Page 933

In his recorded statement, which commenced at 2:00 p.m., defendant explained to Detective Horne that T.L. had called him about one month prior, wherein she accused him of raping her and told him that she was going to come to New Orleans and speak to the District Attorney about it. He admitted that when T.L. was seven or eight years old, they played hide and seek, that they might have hidden in the bathroom when the lights went out, that he might have fallen on top of her, and that they were rolling around trying to get up. He acknowledged that he might have touched T.L. inappropriately, but he denied inserting his penis into her vagina. This statement concluded at 2:25 p.m.

[14-497 La.App. 5 Cir. 5] Following this statement, defendant provided a second recorded statement, which commenced at 5:29 p.m. In this statement, he acknowledged that he had been advised of his rights and that he waived them. Defendant then went on to explain that he and T.L., who was about eight years old at the time, hid in the bathroom together while playing hide and seek. While in the darkened room, T.L. and defendant stumbled and when defendant " hit the floor at the right spot the hand was in the right spot to feel somethin[g] and I guess you know the...animal instinct more or less started to take over." He admitted that he touched the outside of T.L.'s vagina with his hand and became aroused. Clad in short shorts, defendant admitted his penis " did come out; " and he attempted to put it near her vagina, but as he made contact with her, he stopped and pulled back. He denied fully inserting his penis, but admitted that the head of his penis might have touched her skin, penetrating approximately one-eighth to one-quarter of an inch into her vagina. He denied threatening T.L. This statement concluded at 5:35 p.m.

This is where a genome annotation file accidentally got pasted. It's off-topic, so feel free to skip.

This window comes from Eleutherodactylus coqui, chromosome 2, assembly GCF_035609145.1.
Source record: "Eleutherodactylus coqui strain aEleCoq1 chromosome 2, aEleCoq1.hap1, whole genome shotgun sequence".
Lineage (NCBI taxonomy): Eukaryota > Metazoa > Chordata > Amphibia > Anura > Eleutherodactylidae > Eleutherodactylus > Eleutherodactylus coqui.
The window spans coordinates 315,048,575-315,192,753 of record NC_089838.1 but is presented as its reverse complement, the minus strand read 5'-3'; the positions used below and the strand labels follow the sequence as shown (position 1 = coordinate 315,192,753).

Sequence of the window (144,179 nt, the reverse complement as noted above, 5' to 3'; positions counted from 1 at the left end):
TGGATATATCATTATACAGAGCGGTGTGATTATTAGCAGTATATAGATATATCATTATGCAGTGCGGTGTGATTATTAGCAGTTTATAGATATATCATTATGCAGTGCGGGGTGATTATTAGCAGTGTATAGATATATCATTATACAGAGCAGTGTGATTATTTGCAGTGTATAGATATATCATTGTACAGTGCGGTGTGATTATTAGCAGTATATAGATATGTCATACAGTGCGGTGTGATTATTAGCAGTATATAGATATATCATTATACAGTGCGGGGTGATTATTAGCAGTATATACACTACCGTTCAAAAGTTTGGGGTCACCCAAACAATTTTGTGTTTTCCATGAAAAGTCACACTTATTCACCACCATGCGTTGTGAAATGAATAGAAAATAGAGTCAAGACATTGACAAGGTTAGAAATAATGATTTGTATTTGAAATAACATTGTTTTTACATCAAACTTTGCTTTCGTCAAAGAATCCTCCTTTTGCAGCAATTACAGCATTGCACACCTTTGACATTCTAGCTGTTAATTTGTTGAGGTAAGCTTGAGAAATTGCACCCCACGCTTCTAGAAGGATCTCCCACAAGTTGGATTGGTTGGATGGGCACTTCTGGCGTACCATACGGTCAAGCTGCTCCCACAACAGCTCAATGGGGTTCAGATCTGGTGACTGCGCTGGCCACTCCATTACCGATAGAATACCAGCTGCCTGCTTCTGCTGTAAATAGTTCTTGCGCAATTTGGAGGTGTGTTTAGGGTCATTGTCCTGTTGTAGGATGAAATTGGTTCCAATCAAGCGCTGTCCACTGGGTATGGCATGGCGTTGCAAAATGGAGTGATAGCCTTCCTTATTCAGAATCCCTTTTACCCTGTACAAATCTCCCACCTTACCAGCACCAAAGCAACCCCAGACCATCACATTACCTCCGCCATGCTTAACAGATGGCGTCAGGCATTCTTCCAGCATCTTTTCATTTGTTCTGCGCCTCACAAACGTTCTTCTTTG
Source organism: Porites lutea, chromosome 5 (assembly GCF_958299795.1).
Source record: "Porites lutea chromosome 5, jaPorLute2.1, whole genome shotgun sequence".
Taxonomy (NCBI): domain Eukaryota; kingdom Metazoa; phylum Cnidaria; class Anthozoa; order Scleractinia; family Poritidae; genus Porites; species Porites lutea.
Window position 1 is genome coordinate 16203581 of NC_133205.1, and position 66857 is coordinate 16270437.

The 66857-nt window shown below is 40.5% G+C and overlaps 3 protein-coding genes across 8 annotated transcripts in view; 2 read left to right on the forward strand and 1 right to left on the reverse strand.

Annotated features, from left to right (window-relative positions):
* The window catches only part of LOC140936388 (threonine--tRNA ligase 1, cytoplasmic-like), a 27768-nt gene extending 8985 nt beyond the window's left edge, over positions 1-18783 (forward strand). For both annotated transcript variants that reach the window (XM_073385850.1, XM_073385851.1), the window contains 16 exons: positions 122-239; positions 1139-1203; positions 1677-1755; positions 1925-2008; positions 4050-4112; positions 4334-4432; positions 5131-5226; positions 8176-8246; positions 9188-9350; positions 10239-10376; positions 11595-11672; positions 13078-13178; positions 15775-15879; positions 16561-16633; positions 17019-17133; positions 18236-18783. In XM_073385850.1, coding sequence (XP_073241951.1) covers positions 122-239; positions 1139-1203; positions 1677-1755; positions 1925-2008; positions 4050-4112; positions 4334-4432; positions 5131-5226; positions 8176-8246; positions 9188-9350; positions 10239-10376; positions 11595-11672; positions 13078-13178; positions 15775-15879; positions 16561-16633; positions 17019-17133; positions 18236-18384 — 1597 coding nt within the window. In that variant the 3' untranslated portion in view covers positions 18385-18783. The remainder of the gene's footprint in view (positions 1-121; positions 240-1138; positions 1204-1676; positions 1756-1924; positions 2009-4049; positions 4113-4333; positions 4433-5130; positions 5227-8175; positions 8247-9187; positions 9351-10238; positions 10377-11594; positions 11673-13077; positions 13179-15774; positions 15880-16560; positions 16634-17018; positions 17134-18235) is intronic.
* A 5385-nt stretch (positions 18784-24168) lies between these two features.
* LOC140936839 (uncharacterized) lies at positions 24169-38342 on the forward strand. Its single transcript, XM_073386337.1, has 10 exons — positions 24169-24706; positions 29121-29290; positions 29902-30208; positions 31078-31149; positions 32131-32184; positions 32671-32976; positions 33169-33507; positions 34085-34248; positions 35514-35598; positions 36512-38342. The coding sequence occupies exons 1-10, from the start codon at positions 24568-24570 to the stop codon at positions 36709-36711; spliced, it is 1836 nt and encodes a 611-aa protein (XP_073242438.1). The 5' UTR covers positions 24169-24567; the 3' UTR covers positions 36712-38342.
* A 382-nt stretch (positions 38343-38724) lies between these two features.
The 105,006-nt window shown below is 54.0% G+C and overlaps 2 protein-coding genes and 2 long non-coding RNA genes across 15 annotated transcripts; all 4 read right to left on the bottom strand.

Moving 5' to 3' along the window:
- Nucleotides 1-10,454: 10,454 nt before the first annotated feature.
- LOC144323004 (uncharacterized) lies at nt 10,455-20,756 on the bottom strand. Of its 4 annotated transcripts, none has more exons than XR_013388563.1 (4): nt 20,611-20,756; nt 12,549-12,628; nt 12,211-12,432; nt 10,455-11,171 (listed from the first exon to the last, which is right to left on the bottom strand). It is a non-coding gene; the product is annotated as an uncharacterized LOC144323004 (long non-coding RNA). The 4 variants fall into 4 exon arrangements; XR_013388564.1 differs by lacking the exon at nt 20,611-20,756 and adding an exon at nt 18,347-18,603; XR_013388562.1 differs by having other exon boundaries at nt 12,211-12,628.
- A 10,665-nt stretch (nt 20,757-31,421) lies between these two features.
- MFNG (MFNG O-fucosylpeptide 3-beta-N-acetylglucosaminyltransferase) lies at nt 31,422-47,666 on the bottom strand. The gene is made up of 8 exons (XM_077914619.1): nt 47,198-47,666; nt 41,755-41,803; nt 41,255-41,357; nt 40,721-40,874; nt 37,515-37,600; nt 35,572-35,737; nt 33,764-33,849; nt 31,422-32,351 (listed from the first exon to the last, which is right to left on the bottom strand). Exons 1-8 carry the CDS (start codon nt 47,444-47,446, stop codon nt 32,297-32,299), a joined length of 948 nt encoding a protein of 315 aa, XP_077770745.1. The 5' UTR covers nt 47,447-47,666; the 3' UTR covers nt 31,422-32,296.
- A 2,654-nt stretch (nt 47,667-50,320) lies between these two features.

Then, in a third recorded statement, in which defendant again acknowledged that he understood his rights and remained willing to waive them, defendant admitted that he made a statement to T.L. to the effect of: " Get out of here before they find you like they found poor little Stephanie Hebert." Defendant denied that this was a threat, and denied kidnapping, raping, or murdering Stephanie Hebert. This statement concluded at 8:26 p.m.[4]

The next day, August 18, 2012, at 3:10 p.m., defendant made a telephone call from the Jefferson Parish Correctional Center to his wife. Deputy Eva Banner, the custodian of recorded telephone calls at the correctional center, authenticated the recording of defendant's telephone call which was played for the jury. In the conversation, defendant repeated many of the same things he had said in his statements. He explained that he did something " stupid," that he touched the victim with his hand on her vagina, that he was [14-497 La.App. 5 Cir. 6] using drugs at the time, and that he was wearing " short shorts" and " it popped out." He stated that he did not do anything but " it was in the vicinity" and that he stopped himself before anything happened. Defendant asserted that he put the " old bird" by her vagina, but that it did not go in. He explained that the incident happened in the hall bathroom and that the lights were out while they were playing hide and seek. He said he regretted whet had happened and felt bad that he had caused the victim a lot of grief. He further said that he was glad to get the " guilt" off his shoulders, that he realized what he did was wrong, and that it was in the back of his mind all these years, but he did not want to remember it.

Dr. Neha Mehta, the Medical Director of the Audrey Hepburn Care Center at Children's Hospital and an expert in child

Page 934

abuse pediatrics, testified that it is common for children to delay disclosing that they have been sexually abused. One reason for such delayed disclosure, Dr. Mehta offered, is that the child has been threatened with negative consequences if disclosure is made. Dr. Mehta further explained that over ninety percent of child sex abuse cases involve perpetrators who know the child, often a family member or care provider, and have access to the child.

Tara Phillips testified for the defense that she grew up on the same block as T.L. and defendant, that she was around the same age as defendant's son, and that she often spent time at defendant's house. She stated that she never saw defendant do anything inappropriate to children, that she never observed children exhibit any fear of defendant, and that she never saw children interacting with defendant.